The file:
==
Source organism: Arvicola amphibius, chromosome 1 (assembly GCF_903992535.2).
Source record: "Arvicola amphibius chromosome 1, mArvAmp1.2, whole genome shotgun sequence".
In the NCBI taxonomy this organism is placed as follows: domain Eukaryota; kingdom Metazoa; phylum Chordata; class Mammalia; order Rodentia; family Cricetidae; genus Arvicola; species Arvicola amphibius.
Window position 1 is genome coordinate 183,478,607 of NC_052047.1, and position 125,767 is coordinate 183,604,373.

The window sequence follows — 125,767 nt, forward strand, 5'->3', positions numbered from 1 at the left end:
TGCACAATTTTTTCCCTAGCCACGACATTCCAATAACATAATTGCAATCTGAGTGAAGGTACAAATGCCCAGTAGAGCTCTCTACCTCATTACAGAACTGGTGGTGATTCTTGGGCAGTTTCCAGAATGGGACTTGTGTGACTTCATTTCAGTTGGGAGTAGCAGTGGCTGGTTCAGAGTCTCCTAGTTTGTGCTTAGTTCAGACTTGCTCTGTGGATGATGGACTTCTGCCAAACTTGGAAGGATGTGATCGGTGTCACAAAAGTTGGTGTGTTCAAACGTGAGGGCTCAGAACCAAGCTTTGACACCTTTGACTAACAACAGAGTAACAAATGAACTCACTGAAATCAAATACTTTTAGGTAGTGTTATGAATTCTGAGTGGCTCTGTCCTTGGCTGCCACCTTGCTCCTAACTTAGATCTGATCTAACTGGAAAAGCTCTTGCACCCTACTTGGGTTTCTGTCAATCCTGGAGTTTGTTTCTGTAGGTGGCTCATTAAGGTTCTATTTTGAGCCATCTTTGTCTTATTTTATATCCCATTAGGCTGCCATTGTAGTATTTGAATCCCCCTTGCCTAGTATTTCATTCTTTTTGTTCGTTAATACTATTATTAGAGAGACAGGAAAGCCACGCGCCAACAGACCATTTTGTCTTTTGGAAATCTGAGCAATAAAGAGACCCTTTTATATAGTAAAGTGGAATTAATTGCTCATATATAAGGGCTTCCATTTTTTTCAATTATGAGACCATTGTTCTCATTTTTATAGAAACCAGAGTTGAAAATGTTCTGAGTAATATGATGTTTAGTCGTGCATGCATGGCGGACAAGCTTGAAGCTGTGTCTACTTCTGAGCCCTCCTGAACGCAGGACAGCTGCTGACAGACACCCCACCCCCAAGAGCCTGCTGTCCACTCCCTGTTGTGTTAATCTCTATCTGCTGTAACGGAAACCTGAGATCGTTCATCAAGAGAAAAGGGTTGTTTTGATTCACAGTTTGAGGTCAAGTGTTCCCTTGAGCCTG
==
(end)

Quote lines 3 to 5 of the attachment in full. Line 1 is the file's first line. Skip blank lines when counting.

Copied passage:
In the NCBI taxonomy this organism is placed as follows: domain Eukaryota; kingdom Metazoa; phylum Chordata; class Mammalia; order Rodentia; family Cricetidae; genus Arvicola; species Arvicola amphibius.
Window position 1 is genome coordinate 183,478,607 of NC_052047.1, and position 125,767 is coordinate 183,604,373.

The window sequence follows — 125,767 nt, forward strand, 5'->3', positions numbered from 1 at the left end: